Tzav 5760

Tora - Torah

Parshat Tzav 18 Adar II, 5760 March 25, 2000

Tora Dojo Teachers and Parents: If you share and discuss the Tora-Torah with younger students, tell it in your own words at their comprehension level rather than try to read it to them or have them read it.

A little Parsha; A little Purim.

This Parsha begins with a command to the Kohanim. The use of the word “Tzav” or “command”,  causes many questions by our teachers. Rashi tells us it is a term denoting zeruz, that Aaron and his sons should be zealous and enthusiastic about this job “now and for all generations”. If Hashem commanded it, wouldn’t we expect Aaron to be zealous? Of course we would. But what about for all generations? For that we need the command by Hashem.

For example: You practice your Kata the day of the grading for your belt. But what about the day after? And the day after that?

The two opening commandments in this Parsha are for the Kohen to take out the daily ashes and to keep the fire burning on the altar. The Sefer HaChinuch points out in this second mitzvah: [Commandment 132] To burn fire on the altar every day regularly. In elucidation our Sages of blessed memory said: “Although fire would descend from heaven, it was a religious duty to bring common [earthly] fire.”

In the world of the Mishkan and Temple, Hashem supplied the heavenly fire and the Kohen had to contribute his own fire.

In the world of martial arts, your Sifu and, of course TaShih, provide the inspiration but you have to supply the daily fire! And that means taking out the “ashes” of laziness, ego, arrogance and, well, laziness (again!).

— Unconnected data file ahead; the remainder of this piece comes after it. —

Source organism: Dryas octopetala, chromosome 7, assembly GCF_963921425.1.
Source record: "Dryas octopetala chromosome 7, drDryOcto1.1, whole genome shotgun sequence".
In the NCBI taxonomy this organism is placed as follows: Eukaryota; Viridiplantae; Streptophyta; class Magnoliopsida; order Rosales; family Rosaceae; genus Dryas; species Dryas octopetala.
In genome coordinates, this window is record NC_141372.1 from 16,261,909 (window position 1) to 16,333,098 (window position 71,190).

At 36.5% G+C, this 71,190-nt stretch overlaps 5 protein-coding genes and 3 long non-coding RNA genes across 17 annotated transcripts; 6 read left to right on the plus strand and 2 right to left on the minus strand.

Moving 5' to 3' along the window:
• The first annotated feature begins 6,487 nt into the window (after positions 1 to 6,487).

And in my never-ending search for Tora-Torah insights, let me relate this to Purim.

These next few paragraphs are a very short version of a longer lesson. Purim is the last rung on the holy-day ladder for reaching a state of Godwrestler consciousness. Let’s start at the bottom of the ladder and work our way up… from white belt to black.

Prior to and during the first holiday of the year, Pesach, we remove the ego-chametz and leave the “narrow” thinking of Egypt/Mitzraim (which means narrows) behind.

Next after seven weeks of practice, we receive the fundamental discipline of body/mind to practice. Hashem says, “Go practice on our own for a while!”  We do. Until Rosh Hashanah.

Then we have a pre-test to see how we are doing. The scales of Tishrei/ Libra weigh our successes and failures. Rosh Hashanah challenges us to Godwrestle at a deeper level. We still need help in blasting away the crust and veils around the soul. Hence the shofar.

Rosh Hashanah also provides us with the methodology for going deeper: Just remember Y.E.S.! Remember the Baal Shem Tov’s method that we introduced in Parshat Va’yera”? Yield, energize and share/sweeten. In Rosh Hashanah terms, we call that T’shuva, T’fila and T’zedaka.

T’shuva is turning from the ego to something more important. T’filla is our method for meditation and entering/energizing and embracing some higher energy. T’zedaka is right action to sweeten the world. All this provides the balance that Libra/Tishrei demands.